Andrew Schorr:          

So, Dr. Rosenberg, what I’m getting from this is a patient might see Dr. Gray or see you or maybe a surgeon with earlier stage lung cancer as well, but that there’s this whole group—Dr. Boyle, but she rattled off a few other groups as well that are all behind the scenes. And you guys are talking about me, the patient, right?

Dr. Boyle:                   

Oh, yeah.

Dr. Rosenberg:            

Yeah. Absolutely. I think that we are really in communication with each other on a pretty regular basis as a team. And I think that’s what really leads to this personalized care for the best outcome for the patient is really being very communicative about—between Dr. Gray and between Dr. Boyle, between the surgeons that we work with and just everybody really working together to try and make the best decision we can for each patient.  

And gathering all the right information upfront. I think that’s really the key is making sure we have all the right information we need, whether it’s molecular or imaging, before we go down a certain path, so we don’t go down the wrong path for any particular patient. And yeah, I think as we kind of put that information together we can help really personalize each person’s care that way. And from a radiation point of view we’re using both the imaging information that we’re getting and the molecular information to help make radiation decisions.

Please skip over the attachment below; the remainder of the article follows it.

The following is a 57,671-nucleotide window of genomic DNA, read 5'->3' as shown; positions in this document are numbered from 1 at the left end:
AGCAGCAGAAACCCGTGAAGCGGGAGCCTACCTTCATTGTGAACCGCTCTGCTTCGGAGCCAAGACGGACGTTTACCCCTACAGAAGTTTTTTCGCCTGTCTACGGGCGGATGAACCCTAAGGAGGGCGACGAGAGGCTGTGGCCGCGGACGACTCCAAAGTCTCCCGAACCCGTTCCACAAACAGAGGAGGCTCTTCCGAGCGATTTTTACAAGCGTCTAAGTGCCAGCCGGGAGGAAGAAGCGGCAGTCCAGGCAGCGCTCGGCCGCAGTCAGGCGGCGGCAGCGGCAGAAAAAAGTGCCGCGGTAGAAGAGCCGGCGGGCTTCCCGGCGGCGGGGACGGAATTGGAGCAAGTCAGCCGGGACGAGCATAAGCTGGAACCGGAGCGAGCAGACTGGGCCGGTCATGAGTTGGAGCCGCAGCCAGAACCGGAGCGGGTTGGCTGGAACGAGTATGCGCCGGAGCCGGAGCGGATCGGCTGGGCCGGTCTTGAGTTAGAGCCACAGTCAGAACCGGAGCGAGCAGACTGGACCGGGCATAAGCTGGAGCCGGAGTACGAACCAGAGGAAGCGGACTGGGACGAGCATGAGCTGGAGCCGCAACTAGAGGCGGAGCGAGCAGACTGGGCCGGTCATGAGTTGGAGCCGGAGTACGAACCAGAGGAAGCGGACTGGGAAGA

And at Moffitt, we’re really trying to push those boundaries from imaging as well. And we talk about personalized care from these molecular changes, but Moffitt, this room will be opening up our MRI-guided radiation treatment unit which is the first in the country. There’s only a handful of places that are doing MRI-based radiation treatment. And that’s really another form of personalized care by seeing somebody’s anatomy up close and in a very particular way and designing the radiation based on individual anatomy. And so, with that better imaging we’re able to do that. So, there are a lot of ways to personalize care for patients moving forward.

Please remember the opinions expressed on Patient Power are not necessarily the views of our sponsors, contributors, partners or Patient Power. Our discussions are not a substitute for seeking medical advice or care from your own doctor. That’s how you’ll get care that’s most appropriate for you.